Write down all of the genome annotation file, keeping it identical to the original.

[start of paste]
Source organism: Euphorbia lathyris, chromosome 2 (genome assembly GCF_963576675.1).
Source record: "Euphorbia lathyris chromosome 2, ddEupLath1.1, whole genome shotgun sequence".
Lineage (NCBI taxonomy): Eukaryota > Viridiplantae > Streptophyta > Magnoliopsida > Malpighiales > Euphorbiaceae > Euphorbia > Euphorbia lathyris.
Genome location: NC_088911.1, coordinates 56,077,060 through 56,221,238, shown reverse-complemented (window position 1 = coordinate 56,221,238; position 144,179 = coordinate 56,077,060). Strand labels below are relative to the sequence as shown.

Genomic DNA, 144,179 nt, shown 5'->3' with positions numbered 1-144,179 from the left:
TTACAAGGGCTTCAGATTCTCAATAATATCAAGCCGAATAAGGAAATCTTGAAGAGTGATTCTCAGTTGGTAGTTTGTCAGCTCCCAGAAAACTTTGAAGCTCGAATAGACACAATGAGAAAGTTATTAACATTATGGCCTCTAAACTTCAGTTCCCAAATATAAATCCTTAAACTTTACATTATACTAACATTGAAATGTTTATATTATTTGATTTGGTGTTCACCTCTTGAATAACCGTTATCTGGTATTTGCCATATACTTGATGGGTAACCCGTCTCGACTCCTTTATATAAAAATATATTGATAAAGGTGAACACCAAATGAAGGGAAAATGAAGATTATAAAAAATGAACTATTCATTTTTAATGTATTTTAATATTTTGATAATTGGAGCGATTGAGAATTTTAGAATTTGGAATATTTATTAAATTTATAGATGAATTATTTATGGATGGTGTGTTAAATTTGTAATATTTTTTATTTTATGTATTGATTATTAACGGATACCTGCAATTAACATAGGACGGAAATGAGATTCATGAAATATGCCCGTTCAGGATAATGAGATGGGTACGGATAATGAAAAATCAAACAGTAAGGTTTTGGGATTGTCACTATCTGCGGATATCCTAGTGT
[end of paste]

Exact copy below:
Source organism: Euphorbia lathyris, chromosome 2 (genome assembly GCF_963576675.1).
Source record: "Euphorbia lathyris chromosome 2, ddEupLath1.1, whole genome shotgun sequence".
Lineage (NCBI taxonomy): Eukaryota > Viridiplantae > Streptophyta > Magnoliopsida > Malpighiales > Euphorbiaceae > Euphorbia > Euphorbia lathyris.
Genome location: NC_088911.1, coordinates 56,077,060 through 56,221,238, shown reverse-complemented (window position 1 = coordinate 56,221,238; position 144,179 = coordinate 56,077,060). Strand labels below are relative to the sequence as shown.

Genomic DNA, 144,179 nt, shown 5'->3' with positions numbered 1-144,179 from the left:
TTACAAGGGCTTCAGATTCTCAATAATATCAAGCCGAATAAGGAAATCTTGAAGAGTGATTCTCAGTTGGTAGTTTGTCAGCTCCCAGAAAACTTTGAAGCTCGAATAGACACAATGAGAAAGTTATTAACATTATGGCCTCTAAACTTCAGTTCCCAAATATAAATCCTTAAACTTTACATTATACTAACATTGAAATGTTTATATTATTTGATTTGGTGTTCACCTCTTGAATAACCGTTATCTGGTATTTGCCATATACTTGATGGGTAACCCGTCTCGACTCCTTTATATAAAAATATATTGATAAAGGTGAACACCAAATGAAGGGAAAATGAAGATTATAAAAAATGAACTATTCATTTTTAATGTATTTTAATATTTTGATAATTGGAGCGATTGAGAATTTTAGAATTTGGAATATTTATTAAATTTATAGATGAATTATTTATGGATGGTGTGTTAAATTTGTAATATTTTTTATTTTATGTATTGATTATTAACGGATACCTGCAATTAACATAGGACGGAAATGAGATTCATGAAATATGCCCGTTCAGGATAATGAGATGGGTACGGATAATGAAAAATCAAACAGTAAGGTTTTGGGATTGTCACTATCTGCGGATATCCTAGTGT